A bad, discriminatory bill
There is a bill that has passed through its second reading at the House of Representatives. It is generating an uproar within medical circles and outside it. It is a bill that wants medical and dental practitioners in Nigeria to practice for a minimum of five years before being granted a full licence by the Medical and Dental Council.
The aim of the bill, according to the sponsor, Mr Abiodun Ganiyu Johnson, a member representing Oshodi/Isolo Federal Constituency of Lagos State is to halt brain drain in the medical field. He says that the five years will include one year for housemanship and one year for the National Youth Service Corps programme.
According to the President of the Nigerian Medical Association, Dr Uche Rowland Ojinmah about 5,600 Nigerian doctors have migrated to the United Kingdom in the last eight years. It is also estimated that some foreign embassies in Nigeria especially United Kingdom, United States and Saudi Arabia receive on a weekly basis 20 to 25 verification requests from Nigerian doctors wishing to migrate abroad. This comes to about 1,196 applications a year.
According to Dr Ojinmah Nigeria requires a mix of 23 doctors, nurses and midwives per 10, 000 health services as prescribed by the World Health Organisation (WHO). Even without looking at the statistics of doctors available to patients in Nigeria it is obvious that there is a shortage of medical personnel. And even with that shortage, there is the scramble by some of the doctors to migrate to some foreign countries for greener pastures. This puts the Nigerian medical situation under severe stress. You can call it a crisis.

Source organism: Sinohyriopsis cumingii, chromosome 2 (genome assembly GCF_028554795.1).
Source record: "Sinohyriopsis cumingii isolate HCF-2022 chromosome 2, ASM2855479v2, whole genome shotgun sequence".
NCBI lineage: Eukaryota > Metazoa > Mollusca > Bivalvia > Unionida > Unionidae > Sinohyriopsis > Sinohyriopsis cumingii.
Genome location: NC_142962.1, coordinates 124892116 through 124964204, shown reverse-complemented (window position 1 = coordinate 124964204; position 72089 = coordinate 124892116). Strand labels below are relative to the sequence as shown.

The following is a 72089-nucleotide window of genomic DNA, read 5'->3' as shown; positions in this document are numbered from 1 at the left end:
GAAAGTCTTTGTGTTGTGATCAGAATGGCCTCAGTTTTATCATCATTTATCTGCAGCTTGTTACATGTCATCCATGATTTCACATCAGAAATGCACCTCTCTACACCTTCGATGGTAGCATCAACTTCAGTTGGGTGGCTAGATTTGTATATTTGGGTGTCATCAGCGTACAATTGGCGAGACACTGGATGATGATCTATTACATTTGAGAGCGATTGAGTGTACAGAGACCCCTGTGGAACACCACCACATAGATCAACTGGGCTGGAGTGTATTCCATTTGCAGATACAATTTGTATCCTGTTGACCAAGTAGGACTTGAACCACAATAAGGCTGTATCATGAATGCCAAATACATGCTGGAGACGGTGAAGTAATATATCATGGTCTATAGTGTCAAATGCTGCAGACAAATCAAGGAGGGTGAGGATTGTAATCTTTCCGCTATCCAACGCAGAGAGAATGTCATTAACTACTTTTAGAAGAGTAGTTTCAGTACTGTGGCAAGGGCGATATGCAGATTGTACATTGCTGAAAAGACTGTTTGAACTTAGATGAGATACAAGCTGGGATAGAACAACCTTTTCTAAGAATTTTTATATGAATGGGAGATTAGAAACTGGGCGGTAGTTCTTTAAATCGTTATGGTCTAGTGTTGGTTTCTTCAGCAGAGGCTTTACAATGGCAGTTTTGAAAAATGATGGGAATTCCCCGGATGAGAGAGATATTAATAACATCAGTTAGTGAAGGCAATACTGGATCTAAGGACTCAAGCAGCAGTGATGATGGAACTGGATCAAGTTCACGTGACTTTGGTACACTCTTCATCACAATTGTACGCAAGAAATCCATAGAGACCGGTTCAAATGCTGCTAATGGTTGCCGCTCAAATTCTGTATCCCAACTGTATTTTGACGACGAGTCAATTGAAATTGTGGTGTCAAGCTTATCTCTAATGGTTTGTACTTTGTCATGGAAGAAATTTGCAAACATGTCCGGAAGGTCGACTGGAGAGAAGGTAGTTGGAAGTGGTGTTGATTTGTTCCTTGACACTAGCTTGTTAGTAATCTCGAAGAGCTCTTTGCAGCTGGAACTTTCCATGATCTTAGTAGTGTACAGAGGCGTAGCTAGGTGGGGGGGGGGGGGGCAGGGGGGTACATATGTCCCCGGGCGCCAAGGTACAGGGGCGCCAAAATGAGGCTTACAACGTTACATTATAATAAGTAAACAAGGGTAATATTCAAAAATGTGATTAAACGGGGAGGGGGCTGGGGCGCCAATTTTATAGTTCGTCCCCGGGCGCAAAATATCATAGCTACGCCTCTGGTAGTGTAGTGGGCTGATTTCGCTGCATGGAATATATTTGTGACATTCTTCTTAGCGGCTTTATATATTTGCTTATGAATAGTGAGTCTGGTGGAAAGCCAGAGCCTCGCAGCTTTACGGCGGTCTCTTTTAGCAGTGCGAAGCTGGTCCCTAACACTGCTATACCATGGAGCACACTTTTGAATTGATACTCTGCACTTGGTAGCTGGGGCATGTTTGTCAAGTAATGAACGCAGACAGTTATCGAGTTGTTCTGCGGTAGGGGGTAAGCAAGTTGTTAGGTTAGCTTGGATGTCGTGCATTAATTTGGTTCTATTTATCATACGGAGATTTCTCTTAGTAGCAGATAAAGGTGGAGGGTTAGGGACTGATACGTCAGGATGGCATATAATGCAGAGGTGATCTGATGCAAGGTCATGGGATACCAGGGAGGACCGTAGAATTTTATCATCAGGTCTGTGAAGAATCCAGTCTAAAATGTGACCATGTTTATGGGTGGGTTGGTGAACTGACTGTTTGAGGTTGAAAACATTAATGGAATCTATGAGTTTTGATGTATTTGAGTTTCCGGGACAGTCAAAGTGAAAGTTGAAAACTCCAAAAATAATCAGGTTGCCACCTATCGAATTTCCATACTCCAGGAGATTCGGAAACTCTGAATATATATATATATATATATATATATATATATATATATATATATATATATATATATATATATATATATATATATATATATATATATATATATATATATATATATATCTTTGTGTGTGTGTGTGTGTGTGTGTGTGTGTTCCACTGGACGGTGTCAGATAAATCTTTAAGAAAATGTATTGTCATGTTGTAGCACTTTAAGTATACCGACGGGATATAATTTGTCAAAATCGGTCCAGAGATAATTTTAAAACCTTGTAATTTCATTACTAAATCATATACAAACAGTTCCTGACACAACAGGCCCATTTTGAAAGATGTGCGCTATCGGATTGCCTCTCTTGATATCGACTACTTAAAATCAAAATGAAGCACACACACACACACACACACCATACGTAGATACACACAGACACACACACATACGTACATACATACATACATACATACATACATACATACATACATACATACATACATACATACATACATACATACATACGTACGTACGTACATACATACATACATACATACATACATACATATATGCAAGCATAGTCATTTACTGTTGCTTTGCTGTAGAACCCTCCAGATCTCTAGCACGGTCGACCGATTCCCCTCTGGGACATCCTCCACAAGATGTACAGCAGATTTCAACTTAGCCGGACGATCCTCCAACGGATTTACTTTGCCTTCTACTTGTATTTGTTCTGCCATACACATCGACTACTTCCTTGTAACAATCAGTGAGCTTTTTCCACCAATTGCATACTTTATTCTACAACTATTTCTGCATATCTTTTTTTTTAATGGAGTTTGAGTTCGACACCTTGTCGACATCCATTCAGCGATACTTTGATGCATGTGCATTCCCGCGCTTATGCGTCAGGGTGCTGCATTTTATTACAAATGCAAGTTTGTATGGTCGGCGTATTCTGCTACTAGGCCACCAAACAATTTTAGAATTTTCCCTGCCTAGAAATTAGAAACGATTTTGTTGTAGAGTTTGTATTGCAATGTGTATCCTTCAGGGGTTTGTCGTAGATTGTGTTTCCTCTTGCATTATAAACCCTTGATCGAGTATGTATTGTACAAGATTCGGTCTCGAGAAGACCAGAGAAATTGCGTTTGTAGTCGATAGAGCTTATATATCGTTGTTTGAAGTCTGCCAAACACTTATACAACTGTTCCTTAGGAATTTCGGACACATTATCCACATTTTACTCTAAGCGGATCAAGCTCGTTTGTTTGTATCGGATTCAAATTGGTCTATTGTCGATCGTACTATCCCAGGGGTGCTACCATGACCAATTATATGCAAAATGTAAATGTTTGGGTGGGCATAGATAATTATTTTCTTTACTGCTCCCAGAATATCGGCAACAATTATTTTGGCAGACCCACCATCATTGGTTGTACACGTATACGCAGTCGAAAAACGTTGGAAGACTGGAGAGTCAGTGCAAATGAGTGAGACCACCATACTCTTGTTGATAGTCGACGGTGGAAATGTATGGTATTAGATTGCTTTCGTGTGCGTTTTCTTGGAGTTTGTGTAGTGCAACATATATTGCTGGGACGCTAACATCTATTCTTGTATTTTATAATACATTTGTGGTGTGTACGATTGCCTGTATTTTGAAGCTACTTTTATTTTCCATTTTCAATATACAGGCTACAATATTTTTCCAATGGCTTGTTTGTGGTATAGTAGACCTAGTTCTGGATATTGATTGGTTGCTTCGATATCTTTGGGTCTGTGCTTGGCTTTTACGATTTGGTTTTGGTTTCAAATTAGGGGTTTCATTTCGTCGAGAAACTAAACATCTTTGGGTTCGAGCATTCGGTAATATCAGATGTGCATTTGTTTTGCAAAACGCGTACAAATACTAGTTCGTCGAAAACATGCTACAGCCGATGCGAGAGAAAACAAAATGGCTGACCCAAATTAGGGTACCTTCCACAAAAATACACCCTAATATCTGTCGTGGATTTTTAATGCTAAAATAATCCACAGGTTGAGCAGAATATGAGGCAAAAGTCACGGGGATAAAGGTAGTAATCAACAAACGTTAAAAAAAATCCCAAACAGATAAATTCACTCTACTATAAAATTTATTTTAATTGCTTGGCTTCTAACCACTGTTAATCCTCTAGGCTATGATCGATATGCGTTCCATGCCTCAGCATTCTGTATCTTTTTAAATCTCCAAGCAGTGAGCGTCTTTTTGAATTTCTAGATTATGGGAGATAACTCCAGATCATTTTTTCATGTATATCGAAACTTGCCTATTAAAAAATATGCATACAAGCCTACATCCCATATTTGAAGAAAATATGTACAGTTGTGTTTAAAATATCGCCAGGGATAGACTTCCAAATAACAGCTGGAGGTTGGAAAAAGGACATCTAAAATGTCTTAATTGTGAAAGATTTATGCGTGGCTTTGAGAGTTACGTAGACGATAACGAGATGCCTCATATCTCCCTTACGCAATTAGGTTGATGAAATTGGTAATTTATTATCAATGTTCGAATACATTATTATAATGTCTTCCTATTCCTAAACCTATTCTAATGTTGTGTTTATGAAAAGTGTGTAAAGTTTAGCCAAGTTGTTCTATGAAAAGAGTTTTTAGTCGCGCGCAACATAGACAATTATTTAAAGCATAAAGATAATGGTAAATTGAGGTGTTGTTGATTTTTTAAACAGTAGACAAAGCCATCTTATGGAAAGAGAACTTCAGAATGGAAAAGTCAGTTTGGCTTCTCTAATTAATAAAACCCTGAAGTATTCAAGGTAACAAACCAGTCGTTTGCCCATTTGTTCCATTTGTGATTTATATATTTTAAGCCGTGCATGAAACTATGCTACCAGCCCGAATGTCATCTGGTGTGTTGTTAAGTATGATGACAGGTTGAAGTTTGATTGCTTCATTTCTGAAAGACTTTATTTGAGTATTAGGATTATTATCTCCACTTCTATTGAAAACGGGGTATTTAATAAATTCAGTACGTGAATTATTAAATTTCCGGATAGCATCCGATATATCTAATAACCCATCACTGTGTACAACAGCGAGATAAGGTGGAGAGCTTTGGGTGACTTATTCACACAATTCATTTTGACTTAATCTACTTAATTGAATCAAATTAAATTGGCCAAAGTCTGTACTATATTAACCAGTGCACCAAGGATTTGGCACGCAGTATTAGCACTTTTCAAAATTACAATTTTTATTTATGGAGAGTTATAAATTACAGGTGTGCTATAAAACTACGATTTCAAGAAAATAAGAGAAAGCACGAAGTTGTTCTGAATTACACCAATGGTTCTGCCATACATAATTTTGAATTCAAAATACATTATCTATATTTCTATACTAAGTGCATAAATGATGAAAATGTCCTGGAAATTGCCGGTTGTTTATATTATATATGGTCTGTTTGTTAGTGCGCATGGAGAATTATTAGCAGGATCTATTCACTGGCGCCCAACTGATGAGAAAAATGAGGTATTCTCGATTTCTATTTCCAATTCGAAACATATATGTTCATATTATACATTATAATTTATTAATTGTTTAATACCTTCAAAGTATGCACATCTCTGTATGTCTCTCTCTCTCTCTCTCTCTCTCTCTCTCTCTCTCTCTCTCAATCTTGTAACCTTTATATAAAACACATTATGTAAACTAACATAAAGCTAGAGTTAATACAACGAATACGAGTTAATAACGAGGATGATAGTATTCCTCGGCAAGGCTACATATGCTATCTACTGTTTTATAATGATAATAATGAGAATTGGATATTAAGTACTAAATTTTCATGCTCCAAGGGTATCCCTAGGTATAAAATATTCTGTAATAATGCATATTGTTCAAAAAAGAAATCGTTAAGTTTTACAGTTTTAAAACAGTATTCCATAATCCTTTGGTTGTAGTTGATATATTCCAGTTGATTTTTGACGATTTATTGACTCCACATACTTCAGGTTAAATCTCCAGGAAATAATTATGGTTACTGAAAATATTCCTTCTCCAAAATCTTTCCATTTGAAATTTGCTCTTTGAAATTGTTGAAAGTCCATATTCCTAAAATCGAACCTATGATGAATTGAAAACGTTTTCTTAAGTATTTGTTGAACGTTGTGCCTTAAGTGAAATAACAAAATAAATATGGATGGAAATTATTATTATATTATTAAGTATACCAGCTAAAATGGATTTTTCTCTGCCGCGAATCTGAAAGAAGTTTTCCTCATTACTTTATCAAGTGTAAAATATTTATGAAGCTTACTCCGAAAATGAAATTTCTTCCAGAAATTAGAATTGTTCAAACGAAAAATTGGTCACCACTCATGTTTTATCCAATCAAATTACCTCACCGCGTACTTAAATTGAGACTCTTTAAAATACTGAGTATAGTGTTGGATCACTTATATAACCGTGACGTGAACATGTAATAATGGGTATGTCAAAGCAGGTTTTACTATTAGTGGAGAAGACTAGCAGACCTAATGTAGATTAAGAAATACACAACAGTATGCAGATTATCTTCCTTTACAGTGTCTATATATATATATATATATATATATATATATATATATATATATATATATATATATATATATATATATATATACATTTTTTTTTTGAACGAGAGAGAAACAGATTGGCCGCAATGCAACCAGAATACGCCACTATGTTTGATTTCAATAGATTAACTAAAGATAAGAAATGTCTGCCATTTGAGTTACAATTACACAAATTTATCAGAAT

So on the surface Mr Johnson’s proposed bill may seem like a patriotic bill to solve a nagging problem. It is not because when subjected to serious scrutiny it looks more harmful than helpful. The bill seems to be contradictory and illogical. It seems that after graduation the medical doctor is expected to practise medicine for five years without a licence since he will only get the licence at the end of five years. How can that be allowed to happen in any sane society? Secondly, what happens after five years? He is free to take that experience acquired abroad and Nigeria will be the loser for it.
Thirdly, this looks like another forced labour like the NYSC programme. Some of the doctors think this is another form of enslavement. How do you expect a group of graduates – the doctors – to engage in another compulsory labour after the NYSC programme which they are also expected to participate in? This is discriminatory and gives the impression that since they are in a profession that involves life they must endure the punishment unlike most other professionals. That is a way of rewarding this life-saving profession with ingratitude.
Fourthly, the bill is an indication that as a country we do not learn from the past. And if you don’t learn from the past you may repeat the mistakes of the past. We recently had a long strike from our doctors who were complaining of poor pay and allowances and poor infrastructure. We all crawled and begged them to return to work so that we do not create a boom for coffin makers. I am not sure how much has been done by the various governments to improve the welfare of doctors and the infrastructure in our medical environments.